And yet all the polls are suggesting that they are still trusted on the economy more than the opposition, in spite of the fact that the economy is crashing like a ton of bricks. How much of this is based on an attitude of deference to class superiority? The idea that some people are just "born for power" and should be left to run the country - which is not for the likes of the rest of us?
The idea that someone should not be criticised on the basis of their background sounds pretty noble on paper - but it's in fact a far more regressive and reactionary notion to apply this to those born into wealth and privilege.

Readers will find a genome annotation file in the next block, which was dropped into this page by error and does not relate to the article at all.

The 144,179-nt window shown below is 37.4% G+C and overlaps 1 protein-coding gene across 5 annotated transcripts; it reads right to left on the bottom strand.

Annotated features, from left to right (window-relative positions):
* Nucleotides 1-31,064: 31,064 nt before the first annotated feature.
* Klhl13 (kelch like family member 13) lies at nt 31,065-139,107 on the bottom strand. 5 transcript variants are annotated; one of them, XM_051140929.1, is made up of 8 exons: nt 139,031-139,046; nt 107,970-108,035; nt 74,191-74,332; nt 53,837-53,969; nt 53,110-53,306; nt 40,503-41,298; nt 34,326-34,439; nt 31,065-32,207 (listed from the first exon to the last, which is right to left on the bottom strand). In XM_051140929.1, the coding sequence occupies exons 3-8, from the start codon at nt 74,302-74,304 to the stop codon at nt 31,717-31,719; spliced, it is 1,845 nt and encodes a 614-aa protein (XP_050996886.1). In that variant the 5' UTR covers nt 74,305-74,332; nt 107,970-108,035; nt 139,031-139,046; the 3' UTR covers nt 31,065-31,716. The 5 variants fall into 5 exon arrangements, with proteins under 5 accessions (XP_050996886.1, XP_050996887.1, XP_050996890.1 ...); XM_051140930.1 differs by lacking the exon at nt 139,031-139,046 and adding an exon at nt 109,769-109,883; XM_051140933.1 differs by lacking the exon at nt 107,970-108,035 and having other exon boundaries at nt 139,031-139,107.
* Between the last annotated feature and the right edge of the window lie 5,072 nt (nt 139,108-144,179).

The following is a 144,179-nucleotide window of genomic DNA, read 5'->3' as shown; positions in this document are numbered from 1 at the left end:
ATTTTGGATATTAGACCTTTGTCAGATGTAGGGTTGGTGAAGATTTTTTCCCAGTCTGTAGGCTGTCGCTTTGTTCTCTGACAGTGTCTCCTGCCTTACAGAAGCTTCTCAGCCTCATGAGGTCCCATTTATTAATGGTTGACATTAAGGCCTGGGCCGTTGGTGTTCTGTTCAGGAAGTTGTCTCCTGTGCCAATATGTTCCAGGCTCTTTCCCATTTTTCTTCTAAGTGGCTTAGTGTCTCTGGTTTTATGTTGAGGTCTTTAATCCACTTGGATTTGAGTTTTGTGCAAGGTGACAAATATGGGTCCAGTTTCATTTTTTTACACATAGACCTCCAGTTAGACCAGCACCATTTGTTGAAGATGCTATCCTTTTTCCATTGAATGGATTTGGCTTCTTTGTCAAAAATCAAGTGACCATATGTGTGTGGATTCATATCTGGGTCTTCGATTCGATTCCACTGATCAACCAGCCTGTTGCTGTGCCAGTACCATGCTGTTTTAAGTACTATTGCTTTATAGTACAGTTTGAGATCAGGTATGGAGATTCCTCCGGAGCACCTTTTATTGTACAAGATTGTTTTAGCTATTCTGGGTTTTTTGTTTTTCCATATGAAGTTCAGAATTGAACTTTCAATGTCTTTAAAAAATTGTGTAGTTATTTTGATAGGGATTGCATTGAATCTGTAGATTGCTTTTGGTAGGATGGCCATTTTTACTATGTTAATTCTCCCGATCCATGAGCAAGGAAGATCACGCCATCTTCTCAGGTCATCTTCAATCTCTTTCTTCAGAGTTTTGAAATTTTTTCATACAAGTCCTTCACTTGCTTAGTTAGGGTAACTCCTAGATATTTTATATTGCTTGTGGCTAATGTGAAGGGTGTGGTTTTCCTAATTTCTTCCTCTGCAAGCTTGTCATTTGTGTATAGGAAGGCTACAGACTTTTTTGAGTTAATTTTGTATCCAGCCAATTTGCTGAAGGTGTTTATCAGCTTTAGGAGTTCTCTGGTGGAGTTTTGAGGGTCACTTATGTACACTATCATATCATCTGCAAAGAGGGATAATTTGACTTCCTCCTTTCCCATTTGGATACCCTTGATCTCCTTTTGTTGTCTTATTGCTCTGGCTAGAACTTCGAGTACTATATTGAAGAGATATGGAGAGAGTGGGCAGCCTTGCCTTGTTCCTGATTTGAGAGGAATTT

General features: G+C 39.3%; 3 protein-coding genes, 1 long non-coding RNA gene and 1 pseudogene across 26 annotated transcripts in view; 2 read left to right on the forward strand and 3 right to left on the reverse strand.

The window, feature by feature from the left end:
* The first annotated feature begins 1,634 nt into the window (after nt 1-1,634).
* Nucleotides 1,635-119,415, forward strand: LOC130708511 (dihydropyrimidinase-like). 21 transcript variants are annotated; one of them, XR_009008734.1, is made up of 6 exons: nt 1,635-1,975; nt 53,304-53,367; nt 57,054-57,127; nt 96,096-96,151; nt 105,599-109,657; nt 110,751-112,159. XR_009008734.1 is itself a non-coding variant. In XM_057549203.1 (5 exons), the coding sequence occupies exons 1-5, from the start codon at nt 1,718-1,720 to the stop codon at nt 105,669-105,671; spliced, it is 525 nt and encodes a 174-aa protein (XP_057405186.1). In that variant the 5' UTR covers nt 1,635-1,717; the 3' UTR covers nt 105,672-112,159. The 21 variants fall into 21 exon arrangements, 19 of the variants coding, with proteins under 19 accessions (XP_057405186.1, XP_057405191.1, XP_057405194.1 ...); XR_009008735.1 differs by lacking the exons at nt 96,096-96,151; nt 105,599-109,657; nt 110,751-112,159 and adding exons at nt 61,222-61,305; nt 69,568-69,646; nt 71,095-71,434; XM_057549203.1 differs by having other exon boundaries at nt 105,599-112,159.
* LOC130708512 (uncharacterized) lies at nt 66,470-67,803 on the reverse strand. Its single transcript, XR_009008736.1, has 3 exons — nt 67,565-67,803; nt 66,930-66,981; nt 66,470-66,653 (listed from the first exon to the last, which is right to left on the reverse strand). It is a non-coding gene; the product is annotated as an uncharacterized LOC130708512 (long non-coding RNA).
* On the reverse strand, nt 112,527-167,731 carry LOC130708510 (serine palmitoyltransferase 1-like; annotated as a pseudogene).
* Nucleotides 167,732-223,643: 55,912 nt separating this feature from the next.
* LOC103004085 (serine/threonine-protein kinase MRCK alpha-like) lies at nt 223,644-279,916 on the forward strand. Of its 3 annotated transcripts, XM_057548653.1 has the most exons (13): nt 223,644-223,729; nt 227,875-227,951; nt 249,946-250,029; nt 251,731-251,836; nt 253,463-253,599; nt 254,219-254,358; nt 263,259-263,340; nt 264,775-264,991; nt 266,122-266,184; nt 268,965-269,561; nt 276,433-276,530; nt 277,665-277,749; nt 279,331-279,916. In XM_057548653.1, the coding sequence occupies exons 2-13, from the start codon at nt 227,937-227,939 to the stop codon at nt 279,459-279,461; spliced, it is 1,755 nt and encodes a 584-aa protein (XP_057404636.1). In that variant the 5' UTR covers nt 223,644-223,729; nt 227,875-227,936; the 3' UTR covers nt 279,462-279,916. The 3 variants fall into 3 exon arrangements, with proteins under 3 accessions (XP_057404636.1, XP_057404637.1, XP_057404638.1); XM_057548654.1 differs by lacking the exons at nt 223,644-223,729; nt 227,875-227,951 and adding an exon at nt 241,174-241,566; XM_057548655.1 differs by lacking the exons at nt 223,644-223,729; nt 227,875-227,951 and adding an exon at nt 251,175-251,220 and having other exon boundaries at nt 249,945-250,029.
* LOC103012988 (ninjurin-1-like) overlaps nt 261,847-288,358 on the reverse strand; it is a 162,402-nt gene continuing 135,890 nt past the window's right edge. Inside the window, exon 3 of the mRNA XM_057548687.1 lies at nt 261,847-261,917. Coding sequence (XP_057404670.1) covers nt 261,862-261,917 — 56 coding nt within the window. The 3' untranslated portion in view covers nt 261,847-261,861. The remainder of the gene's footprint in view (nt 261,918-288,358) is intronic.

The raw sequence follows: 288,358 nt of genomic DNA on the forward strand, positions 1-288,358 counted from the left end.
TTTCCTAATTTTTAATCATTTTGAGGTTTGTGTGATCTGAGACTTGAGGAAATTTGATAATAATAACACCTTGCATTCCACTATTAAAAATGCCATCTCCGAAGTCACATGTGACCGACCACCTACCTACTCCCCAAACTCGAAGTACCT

Being "posh" is neither a genetic trait nor an irreconcilable accident of birth. It is an establishment of superiority which will almost certainly guarantee you a better lot in life. While it might seem nice to suggest that you shouldn't then criticise the children of the wealthy for something they had no power to be born into, by withdrawing criticism you silence any possibility of the situation improving.
The children of Bob Diamond will do much better in life than any of us will. The children of Ian Donald Cameron and Sir Peter Osborne have done much better in life because of their inherited wealth. We do not all have the same opportunities in life for success. There is a class divide and it's as huge now as it ever has been and rather than accusing everyone who points it out of being a "class warrior" or "communist" we should start to address it and realise that inequality is rampant in our society - and that we CAN and SHOULD do something about it.